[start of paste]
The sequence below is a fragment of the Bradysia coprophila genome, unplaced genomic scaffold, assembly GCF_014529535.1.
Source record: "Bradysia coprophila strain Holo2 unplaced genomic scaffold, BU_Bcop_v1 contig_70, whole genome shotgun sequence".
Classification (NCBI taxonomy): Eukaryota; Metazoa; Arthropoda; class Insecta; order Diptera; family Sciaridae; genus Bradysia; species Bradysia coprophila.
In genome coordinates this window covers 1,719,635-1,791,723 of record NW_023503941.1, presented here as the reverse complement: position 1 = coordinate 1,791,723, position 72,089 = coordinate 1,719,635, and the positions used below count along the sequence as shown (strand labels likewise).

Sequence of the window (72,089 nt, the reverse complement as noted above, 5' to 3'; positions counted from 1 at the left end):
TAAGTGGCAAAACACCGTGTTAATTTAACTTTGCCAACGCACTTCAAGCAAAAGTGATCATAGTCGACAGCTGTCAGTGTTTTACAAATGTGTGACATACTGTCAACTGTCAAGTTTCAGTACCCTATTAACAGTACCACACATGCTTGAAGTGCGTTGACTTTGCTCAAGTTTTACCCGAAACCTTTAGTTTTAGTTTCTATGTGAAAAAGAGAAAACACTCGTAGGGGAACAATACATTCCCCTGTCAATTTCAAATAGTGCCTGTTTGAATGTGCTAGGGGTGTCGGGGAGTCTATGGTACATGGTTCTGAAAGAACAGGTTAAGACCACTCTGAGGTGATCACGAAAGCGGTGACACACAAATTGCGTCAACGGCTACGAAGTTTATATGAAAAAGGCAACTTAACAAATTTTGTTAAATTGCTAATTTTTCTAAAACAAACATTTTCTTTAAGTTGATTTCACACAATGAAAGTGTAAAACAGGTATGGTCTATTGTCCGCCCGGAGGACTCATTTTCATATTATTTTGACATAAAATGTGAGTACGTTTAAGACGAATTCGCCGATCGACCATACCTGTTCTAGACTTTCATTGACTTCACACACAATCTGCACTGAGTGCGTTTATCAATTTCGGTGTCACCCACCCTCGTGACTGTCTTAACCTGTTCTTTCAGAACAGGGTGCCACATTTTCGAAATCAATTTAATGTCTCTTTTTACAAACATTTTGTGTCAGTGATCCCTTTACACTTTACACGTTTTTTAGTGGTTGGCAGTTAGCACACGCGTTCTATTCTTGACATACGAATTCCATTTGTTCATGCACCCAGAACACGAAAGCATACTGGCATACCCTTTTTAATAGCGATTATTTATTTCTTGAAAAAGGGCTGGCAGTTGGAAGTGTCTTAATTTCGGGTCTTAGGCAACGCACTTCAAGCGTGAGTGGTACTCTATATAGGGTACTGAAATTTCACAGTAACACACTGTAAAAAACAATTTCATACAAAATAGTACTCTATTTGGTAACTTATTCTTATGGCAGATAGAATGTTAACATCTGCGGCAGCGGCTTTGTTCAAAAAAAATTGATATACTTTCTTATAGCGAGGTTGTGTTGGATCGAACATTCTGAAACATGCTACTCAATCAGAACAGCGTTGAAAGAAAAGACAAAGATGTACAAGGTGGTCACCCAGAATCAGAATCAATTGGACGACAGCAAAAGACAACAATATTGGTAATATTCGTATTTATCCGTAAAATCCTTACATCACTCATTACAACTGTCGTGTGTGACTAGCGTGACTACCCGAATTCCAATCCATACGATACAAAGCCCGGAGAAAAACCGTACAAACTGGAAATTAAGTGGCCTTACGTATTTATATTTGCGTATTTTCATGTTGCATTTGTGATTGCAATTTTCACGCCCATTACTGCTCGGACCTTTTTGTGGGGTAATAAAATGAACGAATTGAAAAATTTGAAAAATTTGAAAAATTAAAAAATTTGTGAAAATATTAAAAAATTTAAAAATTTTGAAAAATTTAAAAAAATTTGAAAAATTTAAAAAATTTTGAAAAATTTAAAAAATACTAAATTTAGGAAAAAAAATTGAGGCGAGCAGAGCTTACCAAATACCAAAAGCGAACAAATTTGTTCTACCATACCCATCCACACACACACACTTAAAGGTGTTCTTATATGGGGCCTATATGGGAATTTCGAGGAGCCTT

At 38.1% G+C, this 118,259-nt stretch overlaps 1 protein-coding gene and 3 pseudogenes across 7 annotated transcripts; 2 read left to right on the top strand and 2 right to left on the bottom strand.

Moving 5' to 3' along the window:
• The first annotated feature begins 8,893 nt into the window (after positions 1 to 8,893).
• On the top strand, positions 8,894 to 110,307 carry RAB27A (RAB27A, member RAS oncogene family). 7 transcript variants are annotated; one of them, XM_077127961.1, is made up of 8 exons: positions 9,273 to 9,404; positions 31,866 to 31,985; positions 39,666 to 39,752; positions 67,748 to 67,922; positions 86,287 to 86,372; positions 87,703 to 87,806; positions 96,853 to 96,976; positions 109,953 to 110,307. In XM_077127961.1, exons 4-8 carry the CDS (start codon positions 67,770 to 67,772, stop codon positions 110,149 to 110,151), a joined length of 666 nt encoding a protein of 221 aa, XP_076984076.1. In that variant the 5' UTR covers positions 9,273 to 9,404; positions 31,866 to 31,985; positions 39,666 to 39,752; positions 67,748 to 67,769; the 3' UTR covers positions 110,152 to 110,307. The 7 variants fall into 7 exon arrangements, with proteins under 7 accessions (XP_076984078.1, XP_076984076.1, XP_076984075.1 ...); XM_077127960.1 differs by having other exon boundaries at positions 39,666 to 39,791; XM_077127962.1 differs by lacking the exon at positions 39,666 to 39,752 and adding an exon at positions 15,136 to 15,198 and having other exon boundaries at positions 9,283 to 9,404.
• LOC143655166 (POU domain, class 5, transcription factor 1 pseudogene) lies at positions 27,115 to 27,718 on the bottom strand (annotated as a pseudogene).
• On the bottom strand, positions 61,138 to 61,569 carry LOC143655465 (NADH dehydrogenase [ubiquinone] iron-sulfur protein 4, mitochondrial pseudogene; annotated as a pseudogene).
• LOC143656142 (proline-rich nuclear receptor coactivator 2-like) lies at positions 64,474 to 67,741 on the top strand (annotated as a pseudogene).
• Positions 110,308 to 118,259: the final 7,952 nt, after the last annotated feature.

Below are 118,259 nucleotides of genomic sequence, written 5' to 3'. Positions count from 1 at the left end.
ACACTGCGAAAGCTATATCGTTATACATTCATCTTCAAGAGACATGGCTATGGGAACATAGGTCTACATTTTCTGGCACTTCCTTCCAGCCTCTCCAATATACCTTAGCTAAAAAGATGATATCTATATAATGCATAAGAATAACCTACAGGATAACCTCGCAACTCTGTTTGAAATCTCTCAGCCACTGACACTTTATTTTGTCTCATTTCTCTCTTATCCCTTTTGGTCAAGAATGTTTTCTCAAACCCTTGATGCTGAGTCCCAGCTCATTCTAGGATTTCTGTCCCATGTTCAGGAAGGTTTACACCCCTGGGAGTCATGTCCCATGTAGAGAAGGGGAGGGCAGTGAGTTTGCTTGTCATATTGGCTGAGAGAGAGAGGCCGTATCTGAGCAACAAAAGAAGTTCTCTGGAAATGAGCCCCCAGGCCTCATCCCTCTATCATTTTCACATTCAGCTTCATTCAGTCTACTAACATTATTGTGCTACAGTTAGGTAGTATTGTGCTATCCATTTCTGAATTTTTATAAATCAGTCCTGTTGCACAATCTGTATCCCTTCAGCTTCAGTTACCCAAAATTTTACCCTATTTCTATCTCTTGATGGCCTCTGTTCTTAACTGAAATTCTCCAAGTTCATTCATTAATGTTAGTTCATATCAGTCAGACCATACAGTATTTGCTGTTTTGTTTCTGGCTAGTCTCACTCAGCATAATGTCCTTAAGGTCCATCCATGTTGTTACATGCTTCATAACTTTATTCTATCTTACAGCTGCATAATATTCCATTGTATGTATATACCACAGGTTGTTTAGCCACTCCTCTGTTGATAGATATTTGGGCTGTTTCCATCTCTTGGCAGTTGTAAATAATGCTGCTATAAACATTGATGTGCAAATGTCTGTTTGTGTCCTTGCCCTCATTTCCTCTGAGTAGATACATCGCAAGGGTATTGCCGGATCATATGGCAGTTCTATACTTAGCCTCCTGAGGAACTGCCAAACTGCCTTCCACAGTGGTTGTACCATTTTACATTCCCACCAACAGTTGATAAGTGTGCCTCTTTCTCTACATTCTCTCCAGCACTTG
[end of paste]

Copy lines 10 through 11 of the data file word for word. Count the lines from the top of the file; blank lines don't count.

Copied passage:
• On the top strand, positions 8,894 to 110,307 carry RAB27A (RAB27A, member RAS oncogene family). 7 transcript variants are annotated; one of them, XM_077127961.1, is made up of 8 exons: positions 9,273 to 9,404; positions 31,866 to 31,985; positions 39,666 to 39,752; positions 67,748 to 67,922; positions 86,287 to 86,372; positions 87,703 to 87,806; positions 96,853 to 96,976; positions 109,953 to 110,307. In XM_077127961.1, exons 4-8 carry the CDS (start codon positions 67,770 to 67,772, stop codon positions 110,149 to 110,151), a joined length of 666 nt encoding a protein of 221 aa, XP_076984076.1. In that variant the 5' UTR covers positions 9,273 to 9,404; positions 31,866 to 31,985; positions 39,666 to 39,752; positions 67,748 to 67,769; the 3' UTR covers positions 110,152 to 110,307. The 7 variants fall into 7 exon arrangements, with proteins under 7 accessions (XP_076984078.1, XP_076984076.1, XP_076984075.1 ...); XM_077127960.1 differs by having other exon boundaries at positions 39,666 to 39,791; XM_077127962.1 differs by lacking the exon at positions 39,666 to 39,752 and adding an exon at positions 15,136 to 15,198 and having other exon boundaries at positions 9,283 to 9,404.
• LOC143655166 (POU domain, class 5, transcription factor 1 pseudogene) lies at positions 27,115 to 27,718 on the bottom strand (annotated as a pseudogene).